3. Yes, this was the next exit down from the previous photo. The clouds look similar if you squint hard enough. They do to me, at least. This is also from 2013 in Alabama in the United States of America but, aside from the modern architecture and technology, it could really be any late night gas station in almost any decade. The simultaneous beacons of hope and alienation are both glowing into the night. The pause, when you’re on a trip and you pull into one of these places, the pause can be so many things, but it’s usually just a pause – you’re there for gas, for a bathroom, for a coke, to stretch your legs. Then you move on. When you’re working in a place like this, though, it’s different. People are popping in all night. You know some of them, but most are strangers and they move through quickly. I have not worked in a gas station, but I did work in my share of register jobs and late-night joints and I can only say that I would go into a certain kind of protective shell and become kind of robotic in my interactions with people, not due to fatigue, but more to protect my psyche. You can only be so nice and so real to so many strangers during any given shift.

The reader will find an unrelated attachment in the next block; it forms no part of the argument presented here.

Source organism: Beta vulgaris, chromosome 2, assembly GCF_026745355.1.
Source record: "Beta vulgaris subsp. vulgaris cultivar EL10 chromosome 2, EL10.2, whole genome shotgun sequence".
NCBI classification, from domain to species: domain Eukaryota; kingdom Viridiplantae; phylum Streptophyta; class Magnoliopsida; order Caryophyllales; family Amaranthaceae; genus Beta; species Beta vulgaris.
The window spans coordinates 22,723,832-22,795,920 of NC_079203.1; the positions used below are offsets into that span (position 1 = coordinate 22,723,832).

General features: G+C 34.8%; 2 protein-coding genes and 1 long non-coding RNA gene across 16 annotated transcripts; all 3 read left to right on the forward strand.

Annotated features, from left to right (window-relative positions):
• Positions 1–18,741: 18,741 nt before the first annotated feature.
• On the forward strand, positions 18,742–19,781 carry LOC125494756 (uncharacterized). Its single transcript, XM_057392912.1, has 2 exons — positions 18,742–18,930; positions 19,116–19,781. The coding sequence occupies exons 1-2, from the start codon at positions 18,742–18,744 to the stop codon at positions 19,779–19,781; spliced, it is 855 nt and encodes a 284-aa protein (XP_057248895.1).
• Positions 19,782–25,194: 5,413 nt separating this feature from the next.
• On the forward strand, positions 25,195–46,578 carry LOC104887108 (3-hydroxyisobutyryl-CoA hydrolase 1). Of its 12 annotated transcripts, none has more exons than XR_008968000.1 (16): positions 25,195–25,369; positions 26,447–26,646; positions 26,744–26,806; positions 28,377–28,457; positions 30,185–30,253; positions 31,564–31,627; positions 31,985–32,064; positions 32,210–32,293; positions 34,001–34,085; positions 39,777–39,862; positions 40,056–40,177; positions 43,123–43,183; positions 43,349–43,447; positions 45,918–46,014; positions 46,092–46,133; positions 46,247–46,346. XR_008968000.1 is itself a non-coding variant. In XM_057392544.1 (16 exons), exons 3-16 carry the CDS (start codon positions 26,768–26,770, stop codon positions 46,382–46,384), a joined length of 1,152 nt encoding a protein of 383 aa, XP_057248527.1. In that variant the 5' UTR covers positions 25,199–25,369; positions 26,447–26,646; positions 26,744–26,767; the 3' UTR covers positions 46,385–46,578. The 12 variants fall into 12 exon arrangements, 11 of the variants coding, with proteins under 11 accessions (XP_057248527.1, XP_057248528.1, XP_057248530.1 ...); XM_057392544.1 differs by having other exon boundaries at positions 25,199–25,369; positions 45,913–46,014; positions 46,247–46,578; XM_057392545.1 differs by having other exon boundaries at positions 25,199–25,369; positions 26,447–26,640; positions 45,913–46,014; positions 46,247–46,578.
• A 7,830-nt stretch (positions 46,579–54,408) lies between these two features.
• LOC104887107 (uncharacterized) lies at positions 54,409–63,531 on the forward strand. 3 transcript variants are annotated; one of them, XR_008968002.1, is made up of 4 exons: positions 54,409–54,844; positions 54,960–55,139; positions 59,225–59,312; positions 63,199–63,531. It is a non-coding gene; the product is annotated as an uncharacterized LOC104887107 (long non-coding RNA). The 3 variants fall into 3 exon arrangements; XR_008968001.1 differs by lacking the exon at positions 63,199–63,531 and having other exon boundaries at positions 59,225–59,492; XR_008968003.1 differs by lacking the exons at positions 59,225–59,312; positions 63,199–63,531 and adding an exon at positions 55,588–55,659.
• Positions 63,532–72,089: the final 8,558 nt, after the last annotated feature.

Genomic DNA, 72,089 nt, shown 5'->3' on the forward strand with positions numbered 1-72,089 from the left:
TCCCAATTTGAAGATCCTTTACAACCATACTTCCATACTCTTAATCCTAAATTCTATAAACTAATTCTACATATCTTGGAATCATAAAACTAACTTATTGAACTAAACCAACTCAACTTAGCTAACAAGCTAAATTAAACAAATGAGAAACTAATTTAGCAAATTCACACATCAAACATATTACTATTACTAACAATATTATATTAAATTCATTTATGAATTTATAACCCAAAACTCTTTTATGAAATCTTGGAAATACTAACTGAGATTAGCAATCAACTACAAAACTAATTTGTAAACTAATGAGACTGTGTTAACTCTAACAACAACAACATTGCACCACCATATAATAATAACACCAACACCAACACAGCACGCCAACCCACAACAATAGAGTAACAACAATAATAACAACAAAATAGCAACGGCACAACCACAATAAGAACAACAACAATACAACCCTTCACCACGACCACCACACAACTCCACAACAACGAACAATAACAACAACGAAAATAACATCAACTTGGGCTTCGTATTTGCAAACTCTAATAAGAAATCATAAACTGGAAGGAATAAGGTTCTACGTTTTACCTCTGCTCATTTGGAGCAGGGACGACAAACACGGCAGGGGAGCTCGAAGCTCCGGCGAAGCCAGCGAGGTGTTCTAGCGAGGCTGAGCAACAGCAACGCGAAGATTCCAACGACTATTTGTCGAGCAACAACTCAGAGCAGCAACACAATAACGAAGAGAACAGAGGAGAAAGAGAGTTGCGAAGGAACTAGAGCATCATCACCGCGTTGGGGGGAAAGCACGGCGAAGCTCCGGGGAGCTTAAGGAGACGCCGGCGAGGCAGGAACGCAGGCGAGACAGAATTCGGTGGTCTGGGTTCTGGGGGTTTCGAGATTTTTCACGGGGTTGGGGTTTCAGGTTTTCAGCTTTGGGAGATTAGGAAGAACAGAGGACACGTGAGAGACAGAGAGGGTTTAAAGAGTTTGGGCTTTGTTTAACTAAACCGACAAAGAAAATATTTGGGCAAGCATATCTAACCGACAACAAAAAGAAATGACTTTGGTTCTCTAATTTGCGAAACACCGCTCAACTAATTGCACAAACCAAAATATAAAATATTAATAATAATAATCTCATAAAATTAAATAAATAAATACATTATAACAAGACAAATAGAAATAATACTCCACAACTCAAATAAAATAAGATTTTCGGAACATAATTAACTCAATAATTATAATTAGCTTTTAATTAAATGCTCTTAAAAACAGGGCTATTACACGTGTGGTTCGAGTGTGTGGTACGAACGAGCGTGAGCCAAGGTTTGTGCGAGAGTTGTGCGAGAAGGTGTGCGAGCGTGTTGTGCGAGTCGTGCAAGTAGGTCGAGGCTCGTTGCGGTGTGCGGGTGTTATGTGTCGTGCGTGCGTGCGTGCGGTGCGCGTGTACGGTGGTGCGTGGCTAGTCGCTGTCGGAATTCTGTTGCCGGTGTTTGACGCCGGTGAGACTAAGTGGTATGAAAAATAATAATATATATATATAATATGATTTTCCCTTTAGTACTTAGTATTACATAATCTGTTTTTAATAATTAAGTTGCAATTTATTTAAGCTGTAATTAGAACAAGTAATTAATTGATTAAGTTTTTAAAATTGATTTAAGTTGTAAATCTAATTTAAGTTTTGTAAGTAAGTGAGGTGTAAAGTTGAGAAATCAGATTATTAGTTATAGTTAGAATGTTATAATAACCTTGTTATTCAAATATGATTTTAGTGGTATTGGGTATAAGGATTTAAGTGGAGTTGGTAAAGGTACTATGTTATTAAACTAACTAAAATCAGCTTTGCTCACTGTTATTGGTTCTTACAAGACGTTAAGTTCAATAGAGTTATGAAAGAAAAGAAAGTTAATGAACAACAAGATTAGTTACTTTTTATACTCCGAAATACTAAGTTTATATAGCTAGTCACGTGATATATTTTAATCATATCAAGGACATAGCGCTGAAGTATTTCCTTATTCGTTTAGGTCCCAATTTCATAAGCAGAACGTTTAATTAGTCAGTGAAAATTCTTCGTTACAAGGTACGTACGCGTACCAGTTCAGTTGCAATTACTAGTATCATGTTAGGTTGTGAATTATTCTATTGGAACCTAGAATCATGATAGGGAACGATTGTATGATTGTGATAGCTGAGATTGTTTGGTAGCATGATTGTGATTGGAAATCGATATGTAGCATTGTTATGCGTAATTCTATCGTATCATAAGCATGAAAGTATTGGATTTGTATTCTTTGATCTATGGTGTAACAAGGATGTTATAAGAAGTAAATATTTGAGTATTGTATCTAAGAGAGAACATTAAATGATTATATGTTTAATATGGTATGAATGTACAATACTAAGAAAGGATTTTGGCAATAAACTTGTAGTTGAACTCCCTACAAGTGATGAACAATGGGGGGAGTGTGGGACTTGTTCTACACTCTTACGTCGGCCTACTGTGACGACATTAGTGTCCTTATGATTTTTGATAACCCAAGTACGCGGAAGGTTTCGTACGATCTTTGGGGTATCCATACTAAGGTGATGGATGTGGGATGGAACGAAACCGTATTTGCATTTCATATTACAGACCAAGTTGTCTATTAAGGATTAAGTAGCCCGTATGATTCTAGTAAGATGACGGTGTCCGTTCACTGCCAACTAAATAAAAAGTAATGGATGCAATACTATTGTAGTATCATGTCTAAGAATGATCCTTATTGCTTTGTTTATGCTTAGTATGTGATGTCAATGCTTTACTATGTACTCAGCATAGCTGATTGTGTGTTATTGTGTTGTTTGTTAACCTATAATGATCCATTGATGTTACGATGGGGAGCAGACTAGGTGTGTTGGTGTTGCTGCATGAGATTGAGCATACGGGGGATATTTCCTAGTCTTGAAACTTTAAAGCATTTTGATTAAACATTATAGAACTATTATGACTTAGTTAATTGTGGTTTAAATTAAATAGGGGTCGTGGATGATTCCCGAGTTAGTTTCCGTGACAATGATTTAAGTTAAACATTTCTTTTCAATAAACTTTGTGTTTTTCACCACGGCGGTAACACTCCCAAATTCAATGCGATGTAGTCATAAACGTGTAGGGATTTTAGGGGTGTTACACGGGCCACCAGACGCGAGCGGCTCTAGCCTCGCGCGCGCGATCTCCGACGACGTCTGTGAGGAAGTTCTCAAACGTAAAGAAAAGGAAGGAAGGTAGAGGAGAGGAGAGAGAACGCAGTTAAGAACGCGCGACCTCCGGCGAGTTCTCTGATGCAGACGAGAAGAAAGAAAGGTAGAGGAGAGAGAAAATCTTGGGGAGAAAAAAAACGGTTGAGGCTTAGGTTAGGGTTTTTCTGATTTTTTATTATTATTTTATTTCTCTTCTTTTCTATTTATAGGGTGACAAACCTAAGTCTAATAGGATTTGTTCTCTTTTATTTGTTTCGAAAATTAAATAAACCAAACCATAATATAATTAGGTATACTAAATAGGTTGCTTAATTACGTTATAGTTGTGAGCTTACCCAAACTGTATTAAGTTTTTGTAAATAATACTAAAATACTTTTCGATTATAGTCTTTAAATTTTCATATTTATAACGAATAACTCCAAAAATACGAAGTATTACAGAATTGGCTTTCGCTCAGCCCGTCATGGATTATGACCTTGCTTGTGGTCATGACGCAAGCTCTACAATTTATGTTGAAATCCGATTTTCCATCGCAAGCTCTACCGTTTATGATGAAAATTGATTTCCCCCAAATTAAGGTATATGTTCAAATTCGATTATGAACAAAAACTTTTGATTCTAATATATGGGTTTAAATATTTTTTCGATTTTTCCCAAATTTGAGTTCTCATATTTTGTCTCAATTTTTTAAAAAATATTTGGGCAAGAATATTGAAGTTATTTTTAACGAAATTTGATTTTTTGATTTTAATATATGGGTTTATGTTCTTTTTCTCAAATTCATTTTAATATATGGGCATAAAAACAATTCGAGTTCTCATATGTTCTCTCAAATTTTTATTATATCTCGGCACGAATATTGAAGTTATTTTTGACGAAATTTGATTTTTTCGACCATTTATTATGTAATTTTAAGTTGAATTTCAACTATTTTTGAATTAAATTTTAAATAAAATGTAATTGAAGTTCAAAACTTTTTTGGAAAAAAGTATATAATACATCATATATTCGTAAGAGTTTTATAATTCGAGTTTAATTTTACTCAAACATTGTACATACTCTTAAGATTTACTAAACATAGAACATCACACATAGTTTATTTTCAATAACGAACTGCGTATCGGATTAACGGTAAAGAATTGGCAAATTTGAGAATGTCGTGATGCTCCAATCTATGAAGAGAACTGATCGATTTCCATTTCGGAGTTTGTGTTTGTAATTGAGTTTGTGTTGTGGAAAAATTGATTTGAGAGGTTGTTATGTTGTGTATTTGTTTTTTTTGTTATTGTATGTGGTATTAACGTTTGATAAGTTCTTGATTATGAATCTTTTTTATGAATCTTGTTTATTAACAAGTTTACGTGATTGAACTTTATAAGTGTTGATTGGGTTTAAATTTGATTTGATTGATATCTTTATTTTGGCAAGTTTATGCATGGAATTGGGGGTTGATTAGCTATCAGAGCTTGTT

4. Austin, Nevada – 2010. Austin is a very small town on Highway 50, for those of you unfamiliar with the place. It can feel a bit remote, even though you can now get cell signals in Austin and you can even pump gas at night, when the station closes. This was not always the case, even at the beginning of this century. I have a bit of a survivalist’s mindset, I cannot lie. I’m not sure where it came from, but I like to stock up on stuff that I need and stuff that I enjoy. I can go into more details, but it would get dull rather quickly. I mention it, though, as a preface to stating that I always like to top off on gas. I could wax on about how it’s nice to take a break while driving, how it’s a fun way to see the country and, justifiably, how it’s a necessity for any photographer who likes to photograph gas stations. I could go on like this for a while, finding more reasonable justifications for why I like to top off on gas but, honestly, I just like to know that I always have a full tank of gas. I ran out of gas once, with my father, when I was 11 years old and we were in a rental Ford Pinto on the New Jersey Turnpike. I cannot pin this compulsion on that one episode, even though it made a big impression on me. No, I just like to top off. THAT BEING SAID, Austin is so remote that, even if I have half a tank left and I know that Fallon is just 2 hours west and Eureka is only an hour east, I will still breathe a sigh of relief and pull into a station in Austin to get gas. It’s almost always THIS station, on the western edge of town, just after you have climbed the curvy hill where they shot a sequence from the original “Vanishing Point,” in 1971. That was always a favorite movie of mine and, when I realized one day in the 90’s that they had shot that scene in Austin, it made me smile. There’s another station in town, but that one doesn’t do it for me.